It has been suggested that there is a tight Ca2+ transmission between mitochondria and SR via RyR2s (37). It is of interest then to examine the relative distribution of RyR2 clusters and mitochondria. To this end, we labeled the mitochondria using the MitoTracker Red dye in isolated ventricular myocytes from the GFP-RyR2 mutant heart. The GFP and MitoTracker Red signals were then simultaneously detected using confocal line scan imaging. The distribution of mitochondria and GFP-RyR2 clusters is shown in Fig. 6 (A and B, respectively). Interestingly, GFP-RyR2 clusters were located in regions between mitochondria (Fig. 6C, box a). Some GFP clusters were located in regions without mitochondria (Fig. 6C, boxes b and c). These results suggest that RyR2 clusters are not co-localized with mitochondria, although they are in close proximity with each other.
Previous studies showed that Ca2+ sparks primarily occurred along z-lines where RyR2 clusters were thought to be located (24, 38), suggesting that Ca2+ sparks originate from RyR2 clusters. To directly correlate the occurrence of Ca2+ sparks and the location of RyR2 clusters, we simultaneously recorded GFP and Ca2+ spark signals in ventricular myocytes isolated from GFP-RyR2 mouse hearts using confocal line scan imaging. As shown in Fig. 7, GFP-RyR2 clusters were depicted as green bands in the line scan images (middle green panel). Spontaneous Ca2+ sparks were clearly detected as brief, localized small Ca2+ transients (top panel). Close examination of the line scan image showed that all Ca2+ sparks were initiated within the green bands (bottom panel).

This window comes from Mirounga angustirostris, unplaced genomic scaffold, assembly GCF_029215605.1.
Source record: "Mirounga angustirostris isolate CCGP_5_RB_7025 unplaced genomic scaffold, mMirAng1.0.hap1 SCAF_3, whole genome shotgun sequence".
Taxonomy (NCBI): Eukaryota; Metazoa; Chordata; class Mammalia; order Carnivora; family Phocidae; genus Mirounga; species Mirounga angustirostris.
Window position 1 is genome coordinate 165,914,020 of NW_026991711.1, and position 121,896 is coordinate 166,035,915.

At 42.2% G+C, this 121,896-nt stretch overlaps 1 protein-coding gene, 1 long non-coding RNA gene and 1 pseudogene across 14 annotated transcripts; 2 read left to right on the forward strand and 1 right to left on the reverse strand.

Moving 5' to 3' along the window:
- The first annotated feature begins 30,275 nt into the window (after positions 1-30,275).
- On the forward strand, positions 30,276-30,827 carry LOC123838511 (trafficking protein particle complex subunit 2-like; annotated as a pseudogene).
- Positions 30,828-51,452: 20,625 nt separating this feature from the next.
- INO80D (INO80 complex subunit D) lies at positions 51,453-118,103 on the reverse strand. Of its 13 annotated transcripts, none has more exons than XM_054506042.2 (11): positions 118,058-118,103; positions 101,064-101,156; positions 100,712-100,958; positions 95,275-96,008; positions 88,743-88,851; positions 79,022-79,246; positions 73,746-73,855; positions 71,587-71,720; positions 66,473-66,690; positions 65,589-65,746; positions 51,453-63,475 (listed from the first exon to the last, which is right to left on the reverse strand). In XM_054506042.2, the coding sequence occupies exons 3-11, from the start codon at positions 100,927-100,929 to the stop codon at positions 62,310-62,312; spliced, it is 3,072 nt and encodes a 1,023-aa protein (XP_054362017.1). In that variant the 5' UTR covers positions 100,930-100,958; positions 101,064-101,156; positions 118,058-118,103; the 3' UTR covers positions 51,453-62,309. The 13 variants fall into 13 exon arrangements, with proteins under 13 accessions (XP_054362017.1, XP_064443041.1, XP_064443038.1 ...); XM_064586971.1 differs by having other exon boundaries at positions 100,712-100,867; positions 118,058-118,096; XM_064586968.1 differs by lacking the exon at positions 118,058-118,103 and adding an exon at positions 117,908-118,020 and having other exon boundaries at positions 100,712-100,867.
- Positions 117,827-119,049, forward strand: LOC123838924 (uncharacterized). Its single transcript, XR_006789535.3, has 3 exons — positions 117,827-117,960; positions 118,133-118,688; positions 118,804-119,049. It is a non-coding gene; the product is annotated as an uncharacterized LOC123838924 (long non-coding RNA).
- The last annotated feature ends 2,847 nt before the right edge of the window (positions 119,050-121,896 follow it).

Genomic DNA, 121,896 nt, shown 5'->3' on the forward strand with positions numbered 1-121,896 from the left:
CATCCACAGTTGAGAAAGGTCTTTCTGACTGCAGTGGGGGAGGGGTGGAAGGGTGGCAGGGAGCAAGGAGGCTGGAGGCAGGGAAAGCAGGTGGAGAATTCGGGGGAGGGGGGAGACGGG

To quantify the distribution of Ca2+ sparks (n = 447) in relation to GFP-RyR2 clusters, we measured the distance from spark initiation sites to the center of the nearest GFP-RyR2 cluster (Fig. 8, A and B). We found that 99.6% of Ca2+ sparks were initiated within the mean GFP-RyR2 cluster size. Only 0.4% of Ca2+ sparks (2 of 447) were initiated outside the mean GFP-RyR2 cluster size (Fig. 8C). One off center Ca2+ spark was located very close to the boundary of the GFP-RyR2 cluster (Fig. 8D, panel a). The other off center Ca2+ spark was detected in a region with an irregular distribution of GFP-RyR2 clusters (Fig. 8D, panel b). Hence, it is possible that this single off center Ca2+ spark may come from an out of focus, misregistered GFP-RyR2 cluster. Therefore, simultaneous detection of GFP-RyR2 clusters and Ca2+ sparks reveals that Ca2+ sparks exclusively originate from the RyR2 clusters. Because nearly all GFP-RyR2 clusters are localized along z-lines (Fig. 4), the lack of Ca2+ sparks between GFP-RyR2 clusters indicates that Ca2+ sparks are unlikely to occur between z-lines.